Unfortunately, the songs are mostly gone, as is the famous Muppet spirit. In its place, we have animation like this…

“Look, Ma. I caught a Fwaggle.

Sure, this looks like the Junior Gorg that we know and love, but there’s just something… wrong with him. I can’t place my finger on it, and I wouldn’t want to because it looks diseased.

“We’re going to the Gorg’s garden to fetch a radish.”

The original Fraggle Rock is beloved the world over. It was filled with great songs, impressive puppetry, and pure, good-natured fun. It had a message of inclusion and acceptance that seemed much less rote than other children’s entertainment.

Yeah, we’re all equal… blah blah… race… blah

That was the original. This is the short-lived animated spin-off, which had all the same ingredients, but just didn’t work. It has now been swallowed up by Muppet Babies and forgotten by time and space.

Suck it, Moki. We have a cult following.

Also, I’m doing a retrospective on the whole series for our sister-blog horribleTV, which kind of tells you my general attitude toward this program.

While the original series put its characters in serious peril and moral dilemmas, this one replaces the danger and high stakes with boring chase scenes and subpar animation.

I mean, seriously, what ARE these?

Why does every Fraggle look so surprised all the time?

What? Another rock?

Actually, yeah. Before I starting writing this post, I figured that I would totally tear into this show because it’s so inferior to the original. And it is. But it retains a lot of the original’s inclusiveness and sense of equality among all the characters.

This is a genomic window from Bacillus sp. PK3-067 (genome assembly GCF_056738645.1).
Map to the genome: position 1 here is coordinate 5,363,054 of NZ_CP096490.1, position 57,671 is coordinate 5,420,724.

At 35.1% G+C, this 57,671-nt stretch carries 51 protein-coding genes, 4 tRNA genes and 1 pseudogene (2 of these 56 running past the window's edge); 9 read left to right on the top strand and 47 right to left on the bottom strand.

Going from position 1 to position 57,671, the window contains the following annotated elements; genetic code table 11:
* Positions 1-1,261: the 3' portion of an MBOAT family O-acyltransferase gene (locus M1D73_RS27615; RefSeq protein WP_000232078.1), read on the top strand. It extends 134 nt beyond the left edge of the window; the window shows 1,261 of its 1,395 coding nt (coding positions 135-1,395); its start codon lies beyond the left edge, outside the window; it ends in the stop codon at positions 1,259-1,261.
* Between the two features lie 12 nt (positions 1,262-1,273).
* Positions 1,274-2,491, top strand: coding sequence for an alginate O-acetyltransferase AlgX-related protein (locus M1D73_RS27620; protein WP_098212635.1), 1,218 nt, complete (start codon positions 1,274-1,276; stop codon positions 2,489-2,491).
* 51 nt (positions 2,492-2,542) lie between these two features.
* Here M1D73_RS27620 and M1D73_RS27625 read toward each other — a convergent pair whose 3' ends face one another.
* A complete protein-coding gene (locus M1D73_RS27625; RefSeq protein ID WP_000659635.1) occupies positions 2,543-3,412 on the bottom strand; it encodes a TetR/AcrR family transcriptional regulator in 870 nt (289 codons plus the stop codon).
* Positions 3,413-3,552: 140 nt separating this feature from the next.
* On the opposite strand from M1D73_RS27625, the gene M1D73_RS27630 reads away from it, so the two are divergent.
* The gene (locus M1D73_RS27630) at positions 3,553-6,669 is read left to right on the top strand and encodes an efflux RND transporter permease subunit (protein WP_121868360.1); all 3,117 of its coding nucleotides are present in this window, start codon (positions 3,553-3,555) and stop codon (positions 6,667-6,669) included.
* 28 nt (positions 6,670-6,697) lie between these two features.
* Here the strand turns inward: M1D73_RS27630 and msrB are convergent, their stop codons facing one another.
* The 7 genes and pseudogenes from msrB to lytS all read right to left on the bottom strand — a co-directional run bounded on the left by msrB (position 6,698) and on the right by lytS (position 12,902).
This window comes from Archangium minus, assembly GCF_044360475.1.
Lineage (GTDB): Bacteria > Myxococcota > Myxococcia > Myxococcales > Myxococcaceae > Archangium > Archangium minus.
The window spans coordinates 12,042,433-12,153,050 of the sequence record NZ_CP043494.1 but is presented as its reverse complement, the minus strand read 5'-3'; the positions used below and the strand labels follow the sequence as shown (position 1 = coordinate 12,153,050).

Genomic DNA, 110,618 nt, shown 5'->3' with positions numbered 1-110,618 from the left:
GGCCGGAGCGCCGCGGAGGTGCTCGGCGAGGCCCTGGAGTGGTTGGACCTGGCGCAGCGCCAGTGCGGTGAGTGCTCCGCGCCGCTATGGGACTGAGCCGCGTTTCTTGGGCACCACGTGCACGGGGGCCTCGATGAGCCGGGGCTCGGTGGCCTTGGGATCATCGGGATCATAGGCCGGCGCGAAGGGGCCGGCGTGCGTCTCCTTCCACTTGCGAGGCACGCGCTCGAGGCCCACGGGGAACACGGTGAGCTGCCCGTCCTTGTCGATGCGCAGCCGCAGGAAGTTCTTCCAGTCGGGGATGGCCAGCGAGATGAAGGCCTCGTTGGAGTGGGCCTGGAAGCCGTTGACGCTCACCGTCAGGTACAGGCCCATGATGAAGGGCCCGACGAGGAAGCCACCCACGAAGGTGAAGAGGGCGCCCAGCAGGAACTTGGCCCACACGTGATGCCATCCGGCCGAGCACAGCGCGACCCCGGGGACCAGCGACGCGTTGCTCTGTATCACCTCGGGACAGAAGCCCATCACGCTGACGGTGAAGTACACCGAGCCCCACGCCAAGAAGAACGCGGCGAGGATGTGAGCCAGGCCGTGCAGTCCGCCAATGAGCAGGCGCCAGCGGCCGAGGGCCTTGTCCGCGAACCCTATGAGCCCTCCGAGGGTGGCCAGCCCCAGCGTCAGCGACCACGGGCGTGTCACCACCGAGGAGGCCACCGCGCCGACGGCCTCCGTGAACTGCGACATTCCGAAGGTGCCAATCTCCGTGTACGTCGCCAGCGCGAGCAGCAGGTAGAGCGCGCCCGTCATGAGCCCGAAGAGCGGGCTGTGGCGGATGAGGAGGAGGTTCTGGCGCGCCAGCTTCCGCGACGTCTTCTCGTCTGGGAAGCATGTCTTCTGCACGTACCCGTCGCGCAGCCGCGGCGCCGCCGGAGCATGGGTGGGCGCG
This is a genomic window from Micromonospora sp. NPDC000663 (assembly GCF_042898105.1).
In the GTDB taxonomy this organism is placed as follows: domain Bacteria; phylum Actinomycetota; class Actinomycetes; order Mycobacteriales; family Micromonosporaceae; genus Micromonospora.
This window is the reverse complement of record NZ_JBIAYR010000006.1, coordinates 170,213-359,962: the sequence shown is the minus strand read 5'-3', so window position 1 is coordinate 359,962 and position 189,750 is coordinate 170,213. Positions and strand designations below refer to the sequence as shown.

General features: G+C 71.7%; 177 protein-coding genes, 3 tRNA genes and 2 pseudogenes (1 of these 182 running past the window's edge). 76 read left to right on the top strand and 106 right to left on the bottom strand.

Let’s take a look at the gender dynamics of this show. Rather than being submissive love interests and helpless damsels, the girl Fraggles (particularly Red) are usually the strongest and bravest of the bunch. In the first episode alone, it’s the she-Fraggles who plan expeditions into the Gorg garden, rescue their friends, and lead the group discussions when everyone starts panicking.

And the male characters are similarly unaware of the Saturday morning clich├ęs. Take Boober, for example. He’s timid and shy (and hard-working and loyal), and he doesn’t fit into the archetype of the male adventurer. Here he is doing all the other characters’ laundry:

It seems like the world of the Fraggles is completely unaware of our society’s gender norms. And that is a very gay-friendly place to be. Even though this isn't nearly as good as the Muppet-tastic original, it still has some positive messages for the kids. To pay tribute to our fellow fabricated Americans, I give this show two Bert and Ernies.